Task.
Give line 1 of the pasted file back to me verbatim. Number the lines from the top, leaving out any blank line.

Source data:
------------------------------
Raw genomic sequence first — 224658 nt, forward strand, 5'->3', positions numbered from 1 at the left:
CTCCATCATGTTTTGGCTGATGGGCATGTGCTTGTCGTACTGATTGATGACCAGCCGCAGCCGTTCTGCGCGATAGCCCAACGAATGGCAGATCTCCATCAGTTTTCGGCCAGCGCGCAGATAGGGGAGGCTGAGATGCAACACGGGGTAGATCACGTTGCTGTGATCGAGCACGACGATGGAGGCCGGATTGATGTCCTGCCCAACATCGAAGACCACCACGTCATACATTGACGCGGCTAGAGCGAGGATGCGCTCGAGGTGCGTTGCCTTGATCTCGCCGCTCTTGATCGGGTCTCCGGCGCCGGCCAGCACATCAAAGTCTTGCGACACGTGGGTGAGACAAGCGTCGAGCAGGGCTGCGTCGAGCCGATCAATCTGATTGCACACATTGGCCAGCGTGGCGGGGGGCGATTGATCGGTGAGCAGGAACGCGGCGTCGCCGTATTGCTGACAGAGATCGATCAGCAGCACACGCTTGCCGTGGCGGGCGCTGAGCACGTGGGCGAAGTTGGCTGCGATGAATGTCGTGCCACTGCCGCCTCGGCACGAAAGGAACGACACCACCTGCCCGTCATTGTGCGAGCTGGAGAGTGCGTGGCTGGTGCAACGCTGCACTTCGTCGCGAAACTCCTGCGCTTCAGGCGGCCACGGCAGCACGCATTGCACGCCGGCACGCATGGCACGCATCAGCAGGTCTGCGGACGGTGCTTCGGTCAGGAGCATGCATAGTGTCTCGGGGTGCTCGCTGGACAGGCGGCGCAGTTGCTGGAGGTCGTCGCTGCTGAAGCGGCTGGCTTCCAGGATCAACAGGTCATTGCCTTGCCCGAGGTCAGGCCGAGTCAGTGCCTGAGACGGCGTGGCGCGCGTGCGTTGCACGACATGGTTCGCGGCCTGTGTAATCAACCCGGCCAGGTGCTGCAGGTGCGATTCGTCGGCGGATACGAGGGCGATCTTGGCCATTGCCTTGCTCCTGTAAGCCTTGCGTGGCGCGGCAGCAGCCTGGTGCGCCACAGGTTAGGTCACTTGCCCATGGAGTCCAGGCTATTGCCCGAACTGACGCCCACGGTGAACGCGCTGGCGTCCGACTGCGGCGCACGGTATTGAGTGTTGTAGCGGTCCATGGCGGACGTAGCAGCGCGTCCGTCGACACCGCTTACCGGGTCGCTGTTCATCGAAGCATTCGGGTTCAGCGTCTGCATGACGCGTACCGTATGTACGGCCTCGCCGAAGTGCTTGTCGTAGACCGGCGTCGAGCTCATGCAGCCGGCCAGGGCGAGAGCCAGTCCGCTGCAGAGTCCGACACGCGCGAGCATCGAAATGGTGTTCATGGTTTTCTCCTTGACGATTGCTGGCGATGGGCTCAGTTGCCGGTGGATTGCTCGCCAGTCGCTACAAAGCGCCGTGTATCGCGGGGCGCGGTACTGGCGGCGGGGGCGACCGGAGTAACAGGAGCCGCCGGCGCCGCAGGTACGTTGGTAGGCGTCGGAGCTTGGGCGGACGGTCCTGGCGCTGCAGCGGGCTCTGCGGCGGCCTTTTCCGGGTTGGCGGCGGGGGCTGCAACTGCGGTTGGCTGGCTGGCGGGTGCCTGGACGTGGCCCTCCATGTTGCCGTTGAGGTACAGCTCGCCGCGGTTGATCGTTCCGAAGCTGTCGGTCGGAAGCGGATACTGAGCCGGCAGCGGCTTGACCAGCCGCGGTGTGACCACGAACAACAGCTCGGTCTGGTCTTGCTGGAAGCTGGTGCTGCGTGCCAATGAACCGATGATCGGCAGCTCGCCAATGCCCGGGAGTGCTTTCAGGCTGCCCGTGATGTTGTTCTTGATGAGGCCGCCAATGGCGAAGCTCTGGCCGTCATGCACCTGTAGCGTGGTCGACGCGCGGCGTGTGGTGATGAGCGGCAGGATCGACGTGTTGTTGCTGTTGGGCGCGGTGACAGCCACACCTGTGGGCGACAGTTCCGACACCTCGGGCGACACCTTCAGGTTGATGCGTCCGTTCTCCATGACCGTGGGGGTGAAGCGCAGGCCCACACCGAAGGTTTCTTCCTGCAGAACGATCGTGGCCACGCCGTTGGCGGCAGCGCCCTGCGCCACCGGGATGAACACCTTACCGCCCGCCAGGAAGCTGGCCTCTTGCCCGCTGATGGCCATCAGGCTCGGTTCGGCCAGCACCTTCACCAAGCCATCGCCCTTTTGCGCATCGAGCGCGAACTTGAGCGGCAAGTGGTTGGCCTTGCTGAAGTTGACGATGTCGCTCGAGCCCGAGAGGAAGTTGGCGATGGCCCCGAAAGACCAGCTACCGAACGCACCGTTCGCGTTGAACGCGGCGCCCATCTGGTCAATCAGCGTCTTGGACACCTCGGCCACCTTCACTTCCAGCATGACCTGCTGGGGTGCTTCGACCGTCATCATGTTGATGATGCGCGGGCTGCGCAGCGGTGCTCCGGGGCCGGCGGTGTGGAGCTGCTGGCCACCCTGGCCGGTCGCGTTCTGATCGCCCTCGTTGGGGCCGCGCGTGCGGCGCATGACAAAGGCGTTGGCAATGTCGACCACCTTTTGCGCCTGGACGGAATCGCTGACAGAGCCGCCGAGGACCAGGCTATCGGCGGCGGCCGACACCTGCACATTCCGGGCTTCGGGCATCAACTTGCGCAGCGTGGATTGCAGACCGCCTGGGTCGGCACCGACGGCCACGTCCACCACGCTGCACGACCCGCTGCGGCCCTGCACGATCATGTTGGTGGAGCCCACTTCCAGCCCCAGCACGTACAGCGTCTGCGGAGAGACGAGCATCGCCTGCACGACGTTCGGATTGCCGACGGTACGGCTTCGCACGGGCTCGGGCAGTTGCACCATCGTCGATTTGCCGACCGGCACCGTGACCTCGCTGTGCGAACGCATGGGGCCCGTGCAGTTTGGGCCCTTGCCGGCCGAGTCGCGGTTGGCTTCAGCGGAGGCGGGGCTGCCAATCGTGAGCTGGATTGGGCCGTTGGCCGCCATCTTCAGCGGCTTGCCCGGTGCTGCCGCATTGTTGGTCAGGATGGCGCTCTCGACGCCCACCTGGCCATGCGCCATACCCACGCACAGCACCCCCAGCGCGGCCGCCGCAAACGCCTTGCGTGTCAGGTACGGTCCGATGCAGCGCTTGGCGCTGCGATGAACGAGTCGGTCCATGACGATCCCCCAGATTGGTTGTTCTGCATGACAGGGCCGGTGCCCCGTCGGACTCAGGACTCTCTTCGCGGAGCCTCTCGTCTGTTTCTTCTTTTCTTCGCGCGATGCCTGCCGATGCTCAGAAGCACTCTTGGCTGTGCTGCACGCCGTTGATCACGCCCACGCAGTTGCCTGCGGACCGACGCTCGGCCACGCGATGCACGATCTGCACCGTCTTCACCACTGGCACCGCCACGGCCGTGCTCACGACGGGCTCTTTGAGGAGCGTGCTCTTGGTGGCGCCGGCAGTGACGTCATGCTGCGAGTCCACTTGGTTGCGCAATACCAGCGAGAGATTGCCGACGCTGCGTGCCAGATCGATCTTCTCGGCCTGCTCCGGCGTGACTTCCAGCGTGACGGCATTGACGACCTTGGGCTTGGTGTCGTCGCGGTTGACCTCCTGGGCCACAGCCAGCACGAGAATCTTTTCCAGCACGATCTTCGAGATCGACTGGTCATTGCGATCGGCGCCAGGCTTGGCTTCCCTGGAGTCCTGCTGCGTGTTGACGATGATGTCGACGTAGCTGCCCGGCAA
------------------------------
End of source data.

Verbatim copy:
Raw genomic sequence first — 224658 nt, forward strand, 5'->3', positions numbered from 1 at the left: